Generic approaches for the rescheduling of public transport services

Abstract

The current paper discusses the problem of the synchronization of public transit services through the rescheduling of their initial execution times. The objective of the analysis is the minimization of waiting time that occurs for passengers when they embark on journeys through a co-modal or a unimodal public transport network. Fundamental concepts of public transport and co-modality are discussed, and particular focus is given to the development of approaches that are practical and can be applied to the whole network and not just to some parts of it. Three instances of the problem of rescheduling are presented and further analyzed, and corresponding mixed integer-linear programming models are developed for their solution. The mathematical models aim to be flexible and applicable to a broad set of available datasets that have been homogenized according to the general transit feed specification. Parameters are used in the approaches in order to define the degree to which we want to change the existing way that services operate. Case studies are presented for Greek, Czech, and Slovak public transport networks, in which reductions from 1 to 20% in the overall waiting time of passengers are obtained.

This is a preview of subscription content, log in to check access.

Fig. 1
Fig. 2
Fig. 3
Fig. 4
Fig. 5
Fig. 6
Fig. 7

References

  1. 1.

    TNS Political & Social.: “Europeans’ satisfaction with urban transport”, European Commission (2014).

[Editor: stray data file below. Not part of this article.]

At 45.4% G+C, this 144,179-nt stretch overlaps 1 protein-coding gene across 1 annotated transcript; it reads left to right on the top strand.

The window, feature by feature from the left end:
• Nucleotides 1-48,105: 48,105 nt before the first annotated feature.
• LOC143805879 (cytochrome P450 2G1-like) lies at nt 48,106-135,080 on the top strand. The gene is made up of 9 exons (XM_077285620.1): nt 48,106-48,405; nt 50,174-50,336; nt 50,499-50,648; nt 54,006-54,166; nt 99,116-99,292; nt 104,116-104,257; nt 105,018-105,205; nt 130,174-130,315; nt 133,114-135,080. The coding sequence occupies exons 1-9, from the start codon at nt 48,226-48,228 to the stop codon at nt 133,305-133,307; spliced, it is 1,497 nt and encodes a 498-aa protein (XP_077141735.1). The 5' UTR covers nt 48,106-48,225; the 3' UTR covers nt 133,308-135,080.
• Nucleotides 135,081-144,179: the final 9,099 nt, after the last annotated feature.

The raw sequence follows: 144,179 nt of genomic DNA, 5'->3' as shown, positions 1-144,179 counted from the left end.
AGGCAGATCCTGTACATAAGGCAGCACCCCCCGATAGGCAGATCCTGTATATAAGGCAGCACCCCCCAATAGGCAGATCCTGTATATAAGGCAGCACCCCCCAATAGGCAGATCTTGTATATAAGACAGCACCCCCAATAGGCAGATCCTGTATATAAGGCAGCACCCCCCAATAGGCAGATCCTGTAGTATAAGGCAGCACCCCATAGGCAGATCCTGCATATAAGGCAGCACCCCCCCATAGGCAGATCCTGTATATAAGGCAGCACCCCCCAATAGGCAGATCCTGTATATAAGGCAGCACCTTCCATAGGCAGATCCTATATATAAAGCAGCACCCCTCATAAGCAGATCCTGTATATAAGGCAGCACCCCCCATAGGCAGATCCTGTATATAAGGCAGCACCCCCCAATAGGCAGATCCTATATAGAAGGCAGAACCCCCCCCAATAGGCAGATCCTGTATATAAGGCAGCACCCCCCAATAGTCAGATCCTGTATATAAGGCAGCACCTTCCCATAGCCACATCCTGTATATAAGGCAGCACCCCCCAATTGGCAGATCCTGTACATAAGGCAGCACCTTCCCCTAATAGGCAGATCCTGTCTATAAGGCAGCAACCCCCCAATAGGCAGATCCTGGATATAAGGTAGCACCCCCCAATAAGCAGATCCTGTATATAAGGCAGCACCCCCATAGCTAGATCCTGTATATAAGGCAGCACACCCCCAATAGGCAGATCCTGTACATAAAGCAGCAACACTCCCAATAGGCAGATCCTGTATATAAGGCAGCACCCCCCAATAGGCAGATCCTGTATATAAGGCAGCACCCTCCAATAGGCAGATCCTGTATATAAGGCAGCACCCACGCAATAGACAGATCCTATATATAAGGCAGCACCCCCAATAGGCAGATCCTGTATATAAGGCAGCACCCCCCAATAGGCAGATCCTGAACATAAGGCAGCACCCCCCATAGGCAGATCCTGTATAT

2. 2.

    Bussieck, M.R., Winter, T., Zimmerman, U.T.: Discrete optimization in public rail transport. Artic. Math. Program. 79(1), 415–444 (1997)

    MathSciNet  MATH  Google Scholar 

  3. 3.

    Goverde, R.: Synchronization control of scheduled train services to minimize passenger waiting time. In: Proceedings of the 4th TRAIL Congress-Transport Infrastructure and Logistics (1998)

  4. 4.

    Ceder, A., Golany, B., Tal, O.: Creating bus timetables with maximal synchronization. Transp. Res. 35, 913–928 (2001)

    Google Scholar 

  5. 5.

    Erranki, A.: A model to create bus timetables to attain maximum synchronization considering waiting times at transfer stops. University of Florida Scholar Commons, Tallahassee (2004)

    Google Scholar 

  6. 6.

    Ibarra-Rojas, O.J., Rios-Solis, Y.A.: Synchronization of bus timetabling. Transport. Res. Part B Methodol. 46(5), 599–614 (2012)

    Google Scholar 

  7. 7.

    Saharidis, G., Dimitropoulos, C., Skordilis, E.: MInimizing waiting time at transitional nodes for public bus transportation in Greece. Oper. Res. Int. J. 14(3), 341–359 (2013)

    Google Scholar 

  8. 8.

    Dessouky, M., Hall, R., Zhang, L., Singh, A.: Real-time control of buses for schedule coordination at a terminal. Transport. Res. Part A Policy Pract. 37(2), 145–164 (2003)

    Google Scholar 

  9. 9.

    Gkiotsalitis, K., Maslekar, N.: Improving bus service reliability with stochastic optimization. In: IEEE 18th International Conference on Intelligent Transportation Systems, Las Palmas, pp. 2794–2799. https://doi.org/10.1109/ITSC.2015.449

  10. 10.